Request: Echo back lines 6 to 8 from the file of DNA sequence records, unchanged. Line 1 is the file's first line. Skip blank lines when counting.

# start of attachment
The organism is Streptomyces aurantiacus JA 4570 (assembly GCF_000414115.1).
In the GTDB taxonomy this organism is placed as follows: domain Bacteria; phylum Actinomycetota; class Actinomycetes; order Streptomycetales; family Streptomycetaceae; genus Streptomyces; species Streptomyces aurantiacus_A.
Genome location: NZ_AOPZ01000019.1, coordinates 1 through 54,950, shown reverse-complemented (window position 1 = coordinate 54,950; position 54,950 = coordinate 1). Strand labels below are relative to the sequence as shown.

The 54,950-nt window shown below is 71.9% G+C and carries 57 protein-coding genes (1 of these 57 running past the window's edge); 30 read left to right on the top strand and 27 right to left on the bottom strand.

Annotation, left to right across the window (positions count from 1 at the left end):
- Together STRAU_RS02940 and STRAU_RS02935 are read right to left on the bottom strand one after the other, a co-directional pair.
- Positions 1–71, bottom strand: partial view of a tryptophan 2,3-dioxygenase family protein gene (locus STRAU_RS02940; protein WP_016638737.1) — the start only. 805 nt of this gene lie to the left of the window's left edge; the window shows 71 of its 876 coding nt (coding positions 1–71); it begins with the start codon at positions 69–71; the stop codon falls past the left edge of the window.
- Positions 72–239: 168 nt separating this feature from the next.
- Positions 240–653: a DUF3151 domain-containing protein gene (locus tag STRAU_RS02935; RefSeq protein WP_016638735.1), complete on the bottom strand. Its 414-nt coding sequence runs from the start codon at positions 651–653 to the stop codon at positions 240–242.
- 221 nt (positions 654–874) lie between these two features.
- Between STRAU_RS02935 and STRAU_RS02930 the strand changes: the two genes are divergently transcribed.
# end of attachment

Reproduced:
- Together STRAU_RS02940 and STRAU_RS02935 are read right to left on the bottom strand one after the other, a co-directional pair.
- Positions 1–71, bottom strand: partial view of a tryptophan 2,3-dioxygenase family protein gene (locus STRAU_RS02940; protein WP_016638737.1) — the start only. 805 nt of this gene lie to the left of the window's left edge; the window shows 71 of its 876 coding nt (coding positions 1–71); it begins with the start codon at positions 69–71; the stop codon falls past the left edge of the window.
- Positions 72–239: 168 nt separating this feature from the next.